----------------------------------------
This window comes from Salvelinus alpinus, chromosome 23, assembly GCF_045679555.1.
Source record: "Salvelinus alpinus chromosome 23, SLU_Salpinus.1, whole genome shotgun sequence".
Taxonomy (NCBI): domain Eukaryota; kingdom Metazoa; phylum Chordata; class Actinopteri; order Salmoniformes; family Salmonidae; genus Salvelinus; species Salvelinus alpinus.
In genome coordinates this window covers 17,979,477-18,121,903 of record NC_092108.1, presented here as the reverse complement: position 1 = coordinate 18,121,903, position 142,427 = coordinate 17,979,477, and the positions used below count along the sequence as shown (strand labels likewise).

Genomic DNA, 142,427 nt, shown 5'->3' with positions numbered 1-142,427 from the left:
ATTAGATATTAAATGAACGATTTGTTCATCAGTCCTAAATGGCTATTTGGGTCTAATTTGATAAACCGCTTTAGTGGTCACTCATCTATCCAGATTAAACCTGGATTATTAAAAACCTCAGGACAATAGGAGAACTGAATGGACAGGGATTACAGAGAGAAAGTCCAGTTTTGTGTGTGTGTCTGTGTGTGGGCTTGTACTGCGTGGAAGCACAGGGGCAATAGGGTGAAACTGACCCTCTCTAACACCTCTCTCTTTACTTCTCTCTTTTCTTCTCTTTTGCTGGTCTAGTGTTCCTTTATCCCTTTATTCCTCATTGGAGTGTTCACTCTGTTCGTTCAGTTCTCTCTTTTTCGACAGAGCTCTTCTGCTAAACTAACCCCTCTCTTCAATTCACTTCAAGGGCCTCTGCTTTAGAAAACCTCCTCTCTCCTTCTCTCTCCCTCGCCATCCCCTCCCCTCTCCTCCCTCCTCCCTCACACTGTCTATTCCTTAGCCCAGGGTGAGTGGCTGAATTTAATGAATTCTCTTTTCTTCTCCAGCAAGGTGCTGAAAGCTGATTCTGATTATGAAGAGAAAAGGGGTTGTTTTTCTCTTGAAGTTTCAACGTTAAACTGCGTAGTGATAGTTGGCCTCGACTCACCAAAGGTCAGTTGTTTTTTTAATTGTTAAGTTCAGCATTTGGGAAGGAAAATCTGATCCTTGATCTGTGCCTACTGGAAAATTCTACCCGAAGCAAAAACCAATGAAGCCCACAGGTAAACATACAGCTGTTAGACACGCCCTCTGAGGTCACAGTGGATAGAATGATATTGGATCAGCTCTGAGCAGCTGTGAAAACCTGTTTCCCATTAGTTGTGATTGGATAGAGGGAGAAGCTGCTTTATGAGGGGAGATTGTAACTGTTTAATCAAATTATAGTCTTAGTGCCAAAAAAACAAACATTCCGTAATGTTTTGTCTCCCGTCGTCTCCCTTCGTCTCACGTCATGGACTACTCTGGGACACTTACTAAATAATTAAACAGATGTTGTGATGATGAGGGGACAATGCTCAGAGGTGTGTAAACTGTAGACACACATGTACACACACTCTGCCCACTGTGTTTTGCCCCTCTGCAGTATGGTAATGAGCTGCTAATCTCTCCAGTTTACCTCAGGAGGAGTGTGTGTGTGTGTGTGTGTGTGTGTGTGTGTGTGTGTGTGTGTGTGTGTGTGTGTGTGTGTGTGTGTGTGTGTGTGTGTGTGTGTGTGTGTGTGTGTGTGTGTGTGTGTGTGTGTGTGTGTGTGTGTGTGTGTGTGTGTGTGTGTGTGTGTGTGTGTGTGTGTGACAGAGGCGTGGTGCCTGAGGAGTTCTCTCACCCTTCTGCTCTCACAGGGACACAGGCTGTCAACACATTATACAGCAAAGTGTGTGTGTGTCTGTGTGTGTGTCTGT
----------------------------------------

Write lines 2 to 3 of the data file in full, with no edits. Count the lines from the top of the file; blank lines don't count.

Source record: "Salvelinus alpinus chromosome 23, SLU_Salpinus.1, whole genome shotgun sequence".
Taxonomy (NCBI): domain Eukaryota; kingdom Metazoa; phylum Chordata; class Actinopteri; order Salmoniformes; family Salmonidae; genus Salvelinus; species Salvelinus alpinus.